While policymakers in low-income countries, understandably, see this global mobility as “brain drain,” Covid-19 has been a strong reminder that science is borderless, and that the world needs more “brain circulation,” not less. In efforts to develop a vaccine, U.S. companies are working in partnership with German firms, and Indian researchers are partnering with British researchers. In testing, a British company is producing a $1 at-home Covid-19 test in Dakar, Senegal, in partnership with a Senegalese subsidiary of a French research institute.
This initiative will produce up to 4 million tests a year in Dakar. Increasing the number of globally trained and connected Africans in STEM and health would encourage similar cross-border collaborations, dramatically improving the capacity of ountries and bringing diversity to the global response. More broadly, investments in STEM human capital throughout Africa can build the continent’s manufacturing sector while expanding its capacity to contribute to resilience in global supply chains.
With the right industrial engineers, biotech investors and material scientists in place, there can be a future where African countries supply critical health products such as personal protective equipment and ventilators to the region and the world.
This is an appeal to bilateral and multilateral donors, philanthropists, impact investors and corporations to be intentional about human capital, which requires collaborating and unlocking private capital at the intersection of the silos of education, finance and health, and possibly financial inclusion and livelihoods. Innovations on pay-for-success models could, for example, incentivize a Johns Hopkins University graduate from Zambia to return to Lusaka, while respecting her autonomy and avoiding paternalism.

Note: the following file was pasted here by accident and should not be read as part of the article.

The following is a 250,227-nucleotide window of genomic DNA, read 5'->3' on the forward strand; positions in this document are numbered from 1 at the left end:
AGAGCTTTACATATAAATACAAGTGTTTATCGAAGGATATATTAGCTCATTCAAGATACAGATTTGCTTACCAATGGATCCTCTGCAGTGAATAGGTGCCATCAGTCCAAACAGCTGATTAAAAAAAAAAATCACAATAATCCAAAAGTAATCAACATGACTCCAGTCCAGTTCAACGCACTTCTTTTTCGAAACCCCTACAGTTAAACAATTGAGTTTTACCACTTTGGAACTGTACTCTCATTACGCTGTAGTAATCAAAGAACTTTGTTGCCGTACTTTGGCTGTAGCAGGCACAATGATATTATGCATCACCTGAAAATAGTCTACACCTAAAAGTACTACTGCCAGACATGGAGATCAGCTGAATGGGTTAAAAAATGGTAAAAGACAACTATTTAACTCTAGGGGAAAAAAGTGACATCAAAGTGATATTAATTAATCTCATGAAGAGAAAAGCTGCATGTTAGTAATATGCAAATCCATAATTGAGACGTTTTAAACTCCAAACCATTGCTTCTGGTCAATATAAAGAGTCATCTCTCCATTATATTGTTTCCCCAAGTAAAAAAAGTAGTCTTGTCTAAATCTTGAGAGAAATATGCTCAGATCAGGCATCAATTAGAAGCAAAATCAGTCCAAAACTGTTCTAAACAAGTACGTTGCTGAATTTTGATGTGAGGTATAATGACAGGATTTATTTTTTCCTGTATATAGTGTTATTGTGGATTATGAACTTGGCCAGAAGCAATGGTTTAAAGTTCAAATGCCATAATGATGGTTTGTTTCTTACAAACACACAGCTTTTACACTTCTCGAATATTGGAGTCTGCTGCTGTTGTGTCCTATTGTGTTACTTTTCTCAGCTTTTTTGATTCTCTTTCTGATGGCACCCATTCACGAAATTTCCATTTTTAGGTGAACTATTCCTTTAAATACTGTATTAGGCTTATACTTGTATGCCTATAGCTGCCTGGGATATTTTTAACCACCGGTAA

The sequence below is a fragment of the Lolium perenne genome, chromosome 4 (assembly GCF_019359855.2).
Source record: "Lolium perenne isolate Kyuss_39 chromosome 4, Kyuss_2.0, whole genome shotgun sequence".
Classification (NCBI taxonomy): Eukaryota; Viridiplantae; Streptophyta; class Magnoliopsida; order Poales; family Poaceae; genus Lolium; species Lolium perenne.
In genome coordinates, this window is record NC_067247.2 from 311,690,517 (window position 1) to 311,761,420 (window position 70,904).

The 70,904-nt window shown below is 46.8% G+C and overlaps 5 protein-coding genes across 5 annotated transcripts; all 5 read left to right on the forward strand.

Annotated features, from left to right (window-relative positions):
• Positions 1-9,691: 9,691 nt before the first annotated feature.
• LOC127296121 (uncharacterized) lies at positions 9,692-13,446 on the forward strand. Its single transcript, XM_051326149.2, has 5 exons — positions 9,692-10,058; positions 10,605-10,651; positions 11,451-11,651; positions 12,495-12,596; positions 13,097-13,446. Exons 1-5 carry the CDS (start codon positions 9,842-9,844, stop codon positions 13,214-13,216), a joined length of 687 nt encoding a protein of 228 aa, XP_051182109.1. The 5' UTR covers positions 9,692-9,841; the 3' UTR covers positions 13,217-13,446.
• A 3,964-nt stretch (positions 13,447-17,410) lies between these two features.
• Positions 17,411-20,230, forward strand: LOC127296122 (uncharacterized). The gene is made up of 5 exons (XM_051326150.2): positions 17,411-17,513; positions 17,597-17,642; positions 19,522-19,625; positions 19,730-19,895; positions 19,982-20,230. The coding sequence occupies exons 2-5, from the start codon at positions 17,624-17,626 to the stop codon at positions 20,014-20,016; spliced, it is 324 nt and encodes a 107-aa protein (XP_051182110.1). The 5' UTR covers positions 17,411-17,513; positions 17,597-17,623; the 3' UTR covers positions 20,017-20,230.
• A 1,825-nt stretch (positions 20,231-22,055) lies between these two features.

Success is when Zambia-focused donor funds don’t have to choose between training 500 community health workers and this one expert out of Johns Hopkins. Countries need both.
There is no shortage of places where resources should be directed. Former Liberian president Ellen Johnson Sirleaf has the mandate as the goodwill ambassador for the World Health Organization on health workforce issues. Across the African continent, STEM and health-care students are typically at the very top of their cohort, and the universities that train them, including Ghana’s Ashesi University and Ivory Coast’s International University of Grand-Bassam, are constrained by financing. The African Academy of Sciences could use more resources. So too could many global universities keen to enroll qualified African STEM students, but struggling with the dilemma of balancing their needs for revenue with the imperative of diversity.
The Covid-19 pandemic can be the watershed moment for how collaboration among public and private stakeholders can put countries on track to recovery. In a crisis where one country’s preparedness and response directly affect health outcomes in another, we must be concerned with each other’s health-care systems. Investing in health-care and STEM human capital in Africa would not only directly benefit countries on the continent, but also add to the global capacity to fight the next pandemic.
ABOUT THE AUTHOR|
(Lydiah Kemunto Bosire is the founder and chief executive officer of 8B Education Investments, a financial technology company specializing in financing, connecting and mentoring African students in leading global universities. She was formerly at the United Nations and the World Bank)